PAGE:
How Coolant-Regulating Thermostats Fail (And What You Should Do About It)

How Coolant-Regulating Thermostats Fail (And What You Should Do About It)

11th Mar 2019

Located between the radiator and engine, the thermostat plays an important role in regulating the flow of coolant. During startup, the thermostat will remain closed, thereby restricting the flow of coolant to your car's engine. As the coolant heats up, however, the thermostat will open (usually around 200 degrees Fahrenheit), allowing coolant to flow into and through the engine. But there are times when thermostats fail, some of which may include the following.

Stuck Open

The most common way in which thermostats fail is that they stick open. As previously mentioned, thermostats are designed to open and close depending on the temperature of the coolant. When the coolant heats up to the appropriate temperature, the thermostat opens. And when the coolant cools back down -- after the engine has been turned off and left to sit for a few hours -- the thermostat closes. Unfortunately, some thermostats may stick open, meaning they allow both cool and hot coolant to flow through them.

If your car's thermostat is stuck open, the engine won't be able to warm up. Therefore, you can diagnose this problem by monitoring the temperature gauge on your car's dashboard. If it remains at the very bottom, suggesting the engine is cool, after idling or driving for five or 10 minutes, the thermostat is probably stuck open.

Stuck Closed

While most thermostats fail by sticking open, some fail by sticking closed. If your car's thermostat is stuck closed, neither cool nor hot coolant will be able to flow through. And without coolant flow through the radiator, into the engine and back through the radiator, your car will quickly overheat.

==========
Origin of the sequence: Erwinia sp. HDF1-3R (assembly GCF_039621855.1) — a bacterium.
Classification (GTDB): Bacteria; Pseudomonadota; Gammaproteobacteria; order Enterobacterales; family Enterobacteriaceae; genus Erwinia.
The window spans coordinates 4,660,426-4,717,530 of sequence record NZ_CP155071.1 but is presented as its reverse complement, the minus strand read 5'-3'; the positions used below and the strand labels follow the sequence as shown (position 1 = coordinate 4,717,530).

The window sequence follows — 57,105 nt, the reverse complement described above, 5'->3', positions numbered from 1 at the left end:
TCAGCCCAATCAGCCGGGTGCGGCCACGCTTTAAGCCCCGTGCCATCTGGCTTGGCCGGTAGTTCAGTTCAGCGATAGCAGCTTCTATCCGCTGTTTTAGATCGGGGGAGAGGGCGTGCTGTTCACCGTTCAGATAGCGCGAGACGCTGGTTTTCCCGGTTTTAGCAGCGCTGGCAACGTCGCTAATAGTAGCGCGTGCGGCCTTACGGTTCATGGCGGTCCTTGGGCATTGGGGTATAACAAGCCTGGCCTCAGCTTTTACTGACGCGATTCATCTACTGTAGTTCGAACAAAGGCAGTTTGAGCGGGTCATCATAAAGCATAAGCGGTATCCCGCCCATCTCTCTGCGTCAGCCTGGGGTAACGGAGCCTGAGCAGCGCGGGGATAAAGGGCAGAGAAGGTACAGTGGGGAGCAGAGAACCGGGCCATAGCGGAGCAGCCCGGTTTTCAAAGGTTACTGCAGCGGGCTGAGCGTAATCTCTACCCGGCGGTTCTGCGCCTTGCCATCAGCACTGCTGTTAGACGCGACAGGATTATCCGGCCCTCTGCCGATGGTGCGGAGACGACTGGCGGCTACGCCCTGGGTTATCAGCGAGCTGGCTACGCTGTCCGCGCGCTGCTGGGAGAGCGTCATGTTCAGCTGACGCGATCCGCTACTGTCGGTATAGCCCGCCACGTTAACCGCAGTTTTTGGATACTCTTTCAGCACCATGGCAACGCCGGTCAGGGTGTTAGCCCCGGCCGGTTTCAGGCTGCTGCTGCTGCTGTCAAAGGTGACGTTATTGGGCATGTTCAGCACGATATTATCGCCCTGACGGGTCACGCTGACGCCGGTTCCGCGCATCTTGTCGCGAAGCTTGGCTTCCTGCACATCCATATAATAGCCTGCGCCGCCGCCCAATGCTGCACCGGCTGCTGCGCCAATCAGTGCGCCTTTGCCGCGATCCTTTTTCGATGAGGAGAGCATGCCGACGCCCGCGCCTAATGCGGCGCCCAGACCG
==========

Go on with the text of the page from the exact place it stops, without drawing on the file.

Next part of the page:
You can usually tell if your thermostat is stuck closed by monitoring the engine temperature gauge on your car's dashboard. If you see the needle rising past the halfway mark or into the red zone, it means your engine overheating, which could be the result of a thermostat that's stuck closed.

Jiggle Pin Clogged

A lesser-known way in which thermostats fail is the jiggle pin becomes clogged. Assuming your thermostat has a jiggle pin, it could become clogged with gasket material or debris. With the jiggle pin clogged, air may become trapped between your car's radiator and the engine. The jiggle pin prevents this from happening by allowing air to push its way past the thermostat. If the jiggle pin is clogged, though, it won't be able to vent trapped air, which could result in an inefficient cooling system.

How Often Do Thermostats Fail?

Consisting of just metal, rubber and a large spring, thermostats are relatively simple in design, so they aren't prone to premature failure. Nonetheless, thermostats can and do fail. Some thermostats last longer than others, but you can typically expect about 10 years or 100,000 miles out of a thermostats before it fails.